Incest Survivors, Spirituality and Ceremonies of Justice – the story of a woman living a rich, fulfilling life while waiting to dance on her sociopath father's grave.
You know, it’s weird. In the aftermath of finding confirmation my vagina had been injured by the rapes, it’s actually empowered me to do something about the physical discomfort I’ve had on and off for a long time.
It’s quite different to look at the pain as discomfort coming from an injury, than to think of it as some sort of nebulous survivor thing, or something that I can’t do anything about. It gives me something to look for for practical help.
I’ve been reading up about vulvodynia (pain in the vulva) online, and even though my nurse practitioner wasn’t very helpful, I’ve found some self-management strategies that seem to be working. I’ve discovered that the pattern of my symptoms and what causes them fits what other women describe. For example, some women feel sore during penetrative sex, but many feel sore a day afterwards when inflammation sets in.
I’m going to list them here in case any other survivors with injured vulvas find them helpful.
In order of helpfulness
There were also some tips about sex when you have a touchy vulva that looked helpful too: http://www.ic-network.com/selfhelp/sex.html I don’t know if I have interstitial cystitis, but since many women with it also have vulvadynia too, a lot of the tips cross over. I know I had a lot of bladder infections as a young woman, and I recall recurrent pain and needing to pee but not being able to as a child which probably was a bladder infection then. If I feel one coming on now, I drink a lot of water and eat a lot of vitamin c which usually settles it.
Since the physical things are helping, I don’t think this is a body memory, although the clenching that’s causing it might be. However, I’m not feeling much emotional energy around it, so I think it might actually be mostly physical.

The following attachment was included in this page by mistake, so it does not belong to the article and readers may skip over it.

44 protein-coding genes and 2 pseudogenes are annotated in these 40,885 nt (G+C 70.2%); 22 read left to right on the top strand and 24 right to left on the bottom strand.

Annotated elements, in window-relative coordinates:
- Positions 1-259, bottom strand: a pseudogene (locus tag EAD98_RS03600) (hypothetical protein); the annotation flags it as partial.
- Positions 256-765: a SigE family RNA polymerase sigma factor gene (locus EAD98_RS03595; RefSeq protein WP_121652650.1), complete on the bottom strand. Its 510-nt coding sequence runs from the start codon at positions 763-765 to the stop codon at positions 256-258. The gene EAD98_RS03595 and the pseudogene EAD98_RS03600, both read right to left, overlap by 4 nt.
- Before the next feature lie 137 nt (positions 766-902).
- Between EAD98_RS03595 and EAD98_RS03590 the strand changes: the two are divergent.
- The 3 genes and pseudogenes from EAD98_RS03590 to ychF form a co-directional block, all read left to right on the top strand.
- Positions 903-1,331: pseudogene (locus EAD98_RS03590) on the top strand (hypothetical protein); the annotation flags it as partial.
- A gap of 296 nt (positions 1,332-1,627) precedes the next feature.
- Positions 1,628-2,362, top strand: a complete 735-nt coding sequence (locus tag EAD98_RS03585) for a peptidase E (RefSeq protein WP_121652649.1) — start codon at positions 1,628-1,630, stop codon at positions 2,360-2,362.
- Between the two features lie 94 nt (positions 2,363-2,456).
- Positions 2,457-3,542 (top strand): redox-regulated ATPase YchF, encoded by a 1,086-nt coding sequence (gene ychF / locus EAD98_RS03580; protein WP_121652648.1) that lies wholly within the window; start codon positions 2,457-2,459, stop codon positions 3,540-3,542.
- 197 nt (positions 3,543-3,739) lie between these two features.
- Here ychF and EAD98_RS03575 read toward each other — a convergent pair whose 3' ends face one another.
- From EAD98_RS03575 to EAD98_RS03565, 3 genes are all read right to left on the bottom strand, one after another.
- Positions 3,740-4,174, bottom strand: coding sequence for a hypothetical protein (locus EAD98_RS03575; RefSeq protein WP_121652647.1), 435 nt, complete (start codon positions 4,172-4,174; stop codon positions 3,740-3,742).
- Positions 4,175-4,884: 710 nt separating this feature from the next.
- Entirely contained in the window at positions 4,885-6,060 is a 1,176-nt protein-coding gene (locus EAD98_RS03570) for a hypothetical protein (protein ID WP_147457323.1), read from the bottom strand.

For the first time in a long time I’m actually hopeful I’ll have a sex life again. It sucks to know that every time you have even gentle sex you’re going to be sore for days afterwards. Kind of makes it hard to feel it’s worth it, you know? I’m hopeful that if I can find a way to manage it I won’t have to.
It also feels quite weird to be talking about my vagina and vulva, present day, on this blog. “What kind of person discusses her vulva online?” some voice in my head says. Some people I know face to face sometimes follow my blog and I wonder about judgment about my poor taste in talking about my peach. However, my poor little raw vaginal vestibule (see I learned a new term, its the area just outside the vagina entrance) is pretty darn sore a lot of the time, despite almost never having sex and I think other survivors might be having similar issues, so I think it’s worth talking about, despite the embarrassment. I mean half the population has a vulva, and most of the rest of the world (save gay men, of course) are at least moderately interested in vulvae (my spellcheck rejected vulvas, and suggested vulvae, which sounds so literate) so I think it’s just cultural bullshit that it’s a taboo topic. Incest and vaginas and vulvae, oh my!